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Six months after Hurricane Ian slammed into southwestern Florida, there is hope through the rebuilding of homes, businesses and even the reopening of tourism.
Still, it will be years before real life returns to the hard-hit areas of Fort Myers Beach and Sanibel.
FEMA has distributed more than $7 billion in federal disaster assistance to storm victims. Still, residents are fighting insurers to demand payments and start rebuilding.
Bonita Springs resident Richard Gilbert estimates that rebuilding his home will take another two years. For now, he lives in a state-provided trailer. A sign in front of his trailer reads “Almost Home.”
“I’m going home soon… I’ll be back. I’m better than ever,” Gilbert said. “People are frustrated because they can’t get what they want when they want it. But, I’m not so empowered, and I’m happy with what I got when I got it.”
Gilbert said only three of his community of 39 residents have returned. He knows at least two of his residents who have sold properties.
Gilbert plans to stay. He is pleased with the progress he has seen in just six months.
Sanibel Island, 30 miles northwest of Hurricane Ian’s direct hit, is also showing signs of new life just six months after the storm washed away part of the iconic Sanibel Causeway.
The causeway reopened in October 2022, giving hurricane recovery workers and residents easy access to the island after FDOT made temporary repairs to the bridge.
Still, with few housing options, it is difficult for companies to find dedicated workers. Ron Rich, general manager of his Mudbugs Restaurant in Sanibel, said most of his employees commute from Fort Myers or Coral Springs, more than 20 miles away.
Meanwhile, his restaurant is only 50% open than it was before Hurricane Ian.
“It’s going to be tough, but we’re going to have to make it work,” Rich said.
Fort Myers Beach saw storm surges up to 15 feet high and gusts approaching 150 mph when Ian landed. Six months later, Deputy Mayor Jim Atterholt believes more than a third of his annual population has returned to the area.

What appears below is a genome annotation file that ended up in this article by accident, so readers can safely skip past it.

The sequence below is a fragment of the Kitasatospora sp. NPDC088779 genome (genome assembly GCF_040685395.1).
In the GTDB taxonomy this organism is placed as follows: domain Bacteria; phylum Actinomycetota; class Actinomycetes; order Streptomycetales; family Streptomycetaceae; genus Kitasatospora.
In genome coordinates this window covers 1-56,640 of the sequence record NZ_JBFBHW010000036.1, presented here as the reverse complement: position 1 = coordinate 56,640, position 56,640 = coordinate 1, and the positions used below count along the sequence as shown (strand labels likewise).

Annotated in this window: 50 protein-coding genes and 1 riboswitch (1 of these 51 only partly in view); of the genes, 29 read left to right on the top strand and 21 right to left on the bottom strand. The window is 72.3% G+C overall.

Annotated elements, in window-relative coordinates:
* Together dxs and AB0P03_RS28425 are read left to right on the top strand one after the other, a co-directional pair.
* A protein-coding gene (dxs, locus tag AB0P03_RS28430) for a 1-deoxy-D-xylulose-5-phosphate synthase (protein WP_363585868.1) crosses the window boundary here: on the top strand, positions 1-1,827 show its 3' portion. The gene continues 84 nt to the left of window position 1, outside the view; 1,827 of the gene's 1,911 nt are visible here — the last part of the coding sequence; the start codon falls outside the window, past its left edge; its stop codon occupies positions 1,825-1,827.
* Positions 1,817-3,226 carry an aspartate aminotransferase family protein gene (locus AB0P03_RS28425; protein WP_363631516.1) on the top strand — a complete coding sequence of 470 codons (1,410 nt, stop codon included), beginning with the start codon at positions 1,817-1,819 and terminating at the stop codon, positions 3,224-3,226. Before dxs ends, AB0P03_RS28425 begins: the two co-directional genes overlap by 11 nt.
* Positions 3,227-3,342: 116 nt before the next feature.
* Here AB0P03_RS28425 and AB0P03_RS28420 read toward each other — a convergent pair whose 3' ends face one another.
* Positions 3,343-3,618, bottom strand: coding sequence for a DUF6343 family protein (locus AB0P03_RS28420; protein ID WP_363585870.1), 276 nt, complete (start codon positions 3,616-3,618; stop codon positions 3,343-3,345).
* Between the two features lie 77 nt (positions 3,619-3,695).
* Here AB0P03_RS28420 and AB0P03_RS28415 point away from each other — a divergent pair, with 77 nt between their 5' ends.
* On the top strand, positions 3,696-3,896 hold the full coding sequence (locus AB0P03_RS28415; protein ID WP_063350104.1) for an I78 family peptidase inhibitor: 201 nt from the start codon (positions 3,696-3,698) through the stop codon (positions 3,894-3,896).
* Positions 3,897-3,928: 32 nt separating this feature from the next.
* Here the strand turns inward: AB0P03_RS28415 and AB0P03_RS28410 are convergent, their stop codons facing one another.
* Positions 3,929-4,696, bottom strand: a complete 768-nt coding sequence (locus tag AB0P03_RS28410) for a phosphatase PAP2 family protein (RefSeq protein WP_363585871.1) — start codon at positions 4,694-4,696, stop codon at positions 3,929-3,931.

Still, he’s happy with the Spring Break crowds who chose to return amid crumbling, destroyed churches and homes.
“The hotel and restaurant are open.
But insurance companies, along with other residents and officials in the area, are delaying recovery efforts to rebuild these buildings sooner, he said.
“Our challenge is to pay claims. State regulators need to step in aggressively and put pressure on these insurers,” said Atterholt. “There are certain companies that are particularly unethical and are really slowing recovery efforts.”
In downtown Fort Myers, most businesses have reopened after streets were flooded 12 feet in the months after Hurricane Ian. Mayor Kevin Anderson said half a dozen are still undergoing conversions and repairs. In the city of Fort Myers, approximately 300 homes have been declared uninhabitable. Anderson said 50 would need to be demolished.
Despite the damage, property values are actually rising, he says.
“There are people lining up in those spaces,” Anderson said.
Across 19 counties, coroners have reported 149 storm-related deaths.
Hurricane Ian is considered one of the most damaging storms in history, after Katrina and Harvey.
Six months after Hurricane Ian, hope is alive as Southwest Florida slowly recovers – NBC 6 South Florida – New Hubs Uk
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